Regardless of the specific reasoning, overseas real estate is a unique investment in that it affords the opportunity to achieve a high quality of life – not just quantitatively through economic advantages, but also qualitatively through lifestyle advantages. While only an estimate, given a lack of historical statistics, the Zogby company notes, “the anecdotal evidence demonstrating an increase [in individuals relocating internationally] is overwhelming.” Why?

According to The Flip Side of the Migration Coin, the answer is simple – because they can. Our more globalized world makes it easier to move in many ways, including the fact that we need not cut ties in our local communities. With the internet, greater ease of transit, and new methods to remain in contact, relocation no longer means separation from our support networks.

“Future generations may look back on the first decades of the 21st century as the Age of Migration.” – The Flip Side of the Migration Coin

When speaking historically, Mexico and Costa Rica have attracted a large percentage of expatriates who immigrated to the region. What followed in these countries was an incredible escalation of the real estate values. ECI is working at the very beginning of this trend in the countries and sub-regions that are in the earliest stages of this growth phase.

When one considers the general supply of serviced, high quality home sites in the region, one quickly can imagine the impending shortage if even just a small percentage of people identified in the Zogby survey decide to act on their intention to own or relocate. If one considers the amount of residential product with world-class infrastructure and amenities, the shortage is magnified immensely.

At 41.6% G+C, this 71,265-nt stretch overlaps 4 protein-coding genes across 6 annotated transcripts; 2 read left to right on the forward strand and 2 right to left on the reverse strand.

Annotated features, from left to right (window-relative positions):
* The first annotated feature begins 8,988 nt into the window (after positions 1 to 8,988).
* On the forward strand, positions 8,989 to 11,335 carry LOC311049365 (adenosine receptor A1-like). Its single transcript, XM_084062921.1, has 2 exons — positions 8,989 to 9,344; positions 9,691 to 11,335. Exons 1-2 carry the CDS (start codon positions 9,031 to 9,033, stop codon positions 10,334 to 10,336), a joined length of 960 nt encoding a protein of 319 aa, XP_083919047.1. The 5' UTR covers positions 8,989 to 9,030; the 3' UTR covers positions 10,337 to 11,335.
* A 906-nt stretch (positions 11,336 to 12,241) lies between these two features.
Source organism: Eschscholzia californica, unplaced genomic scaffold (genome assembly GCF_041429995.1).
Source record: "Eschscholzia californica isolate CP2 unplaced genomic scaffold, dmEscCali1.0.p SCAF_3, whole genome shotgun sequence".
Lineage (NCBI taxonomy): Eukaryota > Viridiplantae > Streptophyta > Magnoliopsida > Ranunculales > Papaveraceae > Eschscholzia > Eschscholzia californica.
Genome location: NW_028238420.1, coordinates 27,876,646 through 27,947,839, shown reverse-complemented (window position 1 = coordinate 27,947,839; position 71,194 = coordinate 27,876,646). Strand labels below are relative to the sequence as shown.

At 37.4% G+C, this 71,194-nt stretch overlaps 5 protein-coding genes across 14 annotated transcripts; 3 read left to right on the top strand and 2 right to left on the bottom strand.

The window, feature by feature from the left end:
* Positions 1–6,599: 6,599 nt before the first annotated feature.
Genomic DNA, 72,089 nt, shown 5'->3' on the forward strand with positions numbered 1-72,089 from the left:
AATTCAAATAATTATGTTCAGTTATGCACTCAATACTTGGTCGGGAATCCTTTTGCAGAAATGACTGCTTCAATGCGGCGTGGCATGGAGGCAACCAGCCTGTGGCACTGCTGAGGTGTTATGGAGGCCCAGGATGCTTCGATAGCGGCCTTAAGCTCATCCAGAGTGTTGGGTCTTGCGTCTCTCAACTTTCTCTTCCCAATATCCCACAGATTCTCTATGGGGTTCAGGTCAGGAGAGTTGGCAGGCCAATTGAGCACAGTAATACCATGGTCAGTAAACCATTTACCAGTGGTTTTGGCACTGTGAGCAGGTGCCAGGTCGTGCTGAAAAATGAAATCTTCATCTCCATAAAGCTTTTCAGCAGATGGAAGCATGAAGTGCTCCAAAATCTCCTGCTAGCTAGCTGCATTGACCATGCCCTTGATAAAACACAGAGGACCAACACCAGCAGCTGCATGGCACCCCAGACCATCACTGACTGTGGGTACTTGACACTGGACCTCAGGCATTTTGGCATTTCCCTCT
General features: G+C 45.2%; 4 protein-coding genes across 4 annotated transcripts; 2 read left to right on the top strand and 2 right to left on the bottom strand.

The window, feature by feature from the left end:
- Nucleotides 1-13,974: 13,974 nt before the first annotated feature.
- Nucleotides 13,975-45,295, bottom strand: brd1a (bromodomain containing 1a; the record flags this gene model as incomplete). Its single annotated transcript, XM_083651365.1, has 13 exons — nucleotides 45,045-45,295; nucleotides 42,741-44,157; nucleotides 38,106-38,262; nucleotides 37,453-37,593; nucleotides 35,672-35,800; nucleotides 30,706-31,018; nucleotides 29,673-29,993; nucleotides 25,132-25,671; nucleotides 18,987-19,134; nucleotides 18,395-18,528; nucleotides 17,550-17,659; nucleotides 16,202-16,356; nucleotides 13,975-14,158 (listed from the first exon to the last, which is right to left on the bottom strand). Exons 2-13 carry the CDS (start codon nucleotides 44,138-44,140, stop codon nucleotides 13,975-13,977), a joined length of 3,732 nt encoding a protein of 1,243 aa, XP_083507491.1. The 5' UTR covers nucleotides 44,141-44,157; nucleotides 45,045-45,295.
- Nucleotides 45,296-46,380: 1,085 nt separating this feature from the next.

A developer survey by Christopher Kelsey & David Norden clearly points to the growing consumer demand for products with high levels of infrastructure, amenities, and realty. Prior to the real estate and economic crisis in 2008, most consumers were willing to, “Bet on the come” and buy pre-construction and speculative product. Today their attitudes are very different. When surveyed, developers agree by an overwhelming 94% that, “Consumers’ expectations for clarity and commitment for the delivery of promised amenities will be greater.”

Ninety-two percent agree that, “Consumers will want to see the infrastructure and amenities complete before purchase.” Eighty-five percent see an increased trend by consumers to purchase completed homes and condominiums rather than vacant lots and pre-sales opportunities.

There is a shortage of supply for today’s consumer because most developers in the region sell a speculative type of product called “cut and run.” This literally means that a developer buys a large tract of land, adds the minimum infrastructure such as dirt roads and electric poles, cuts the property into lots, and then sells the lots to speculation buyers. Large expenses like water and sewage treatment are often offloaded onto the consumer, who if they decide to build, must drill wells and build septic systems. In many cases, soils are heavy clay, which won’t percolate, and water tables are located deep underground. In addition to the obvious environmental issues lurking, this ends up costing buyers much more than their share of a centralized system. One of our principle roles will be to educate consumers about the pitfalls of buying empty promises.

There are strong reasons why this type of product is developed. It is the cheapest way to be a developer and the least risky. Very little capital is invested into the land prior to sale. There is also a market of speculative buyers who want a cheap price for a piece of property and hope to resell it at some point in the future for a profit. What this rarely produces, however, is community and lasting consumer value for residents. This is the principle reason that there is a crisis of shortage in the marketplace for high quality, affordable residential product for North Americans.